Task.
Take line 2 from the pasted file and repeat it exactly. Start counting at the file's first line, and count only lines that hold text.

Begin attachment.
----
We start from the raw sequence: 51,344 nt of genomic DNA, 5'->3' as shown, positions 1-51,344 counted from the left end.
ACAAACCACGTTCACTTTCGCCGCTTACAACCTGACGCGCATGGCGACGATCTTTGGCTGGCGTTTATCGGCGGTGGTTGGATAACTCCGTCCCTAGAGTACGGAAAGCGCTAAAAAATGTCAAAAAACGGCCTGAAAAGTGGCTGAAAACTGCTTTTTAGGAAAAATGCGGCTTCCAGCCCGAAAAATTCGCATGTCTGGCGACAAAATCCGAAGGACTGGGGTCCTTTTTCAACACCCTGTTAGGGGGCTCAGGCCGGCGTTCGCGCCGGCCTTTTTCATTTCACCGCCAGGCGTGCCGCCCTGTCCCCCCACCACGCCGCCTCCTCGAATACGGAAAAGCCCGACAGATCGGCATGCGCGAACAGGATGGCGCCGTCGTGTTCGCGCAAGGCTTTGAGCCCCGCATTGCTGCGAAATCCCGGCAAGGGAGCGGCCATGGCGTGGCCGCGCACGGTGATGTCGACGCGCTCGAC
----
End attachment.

ACAAACCACGTTCACTTTCGCCGCTTACAACCTGACGCGCATGGCGACGATCTTTGGCTGGCGTTTATCGGCGGTGGTTGGATAACTCCGTCCCTAGAGTACGGAAAGCGCTAAAAAATGTCAAAAAACGGCCTGAAAAGTGGCTGAAAACTGCTTTTTAGGAAAAATGCGGCTTCCAGCCCGAAAAATTCGCATGTCTGGCGACAAAATCCGAAGGACTGGGGTCCTTTTTCAACACCCTGTTAGGGGGCTCAGGCCGGCGTTCGCGCCGGCCTTTTTCATTTCACCGCCAGGCGTGCCGCCCTGTCCCCCCACCACGCCGCCTCCTCGAATACGGAAAAGCCCGACAGATCGGCATGCGCGAACAGGATGGCGCCGTCGTGTTCGCGCAAGGCTTTGAGCCCCGCATTGCTGCGAAATCCCGGCAAGGGAGCGGCCATGGCGTGGCCGCGCACGGTGATGTCGACGCGCTCGAC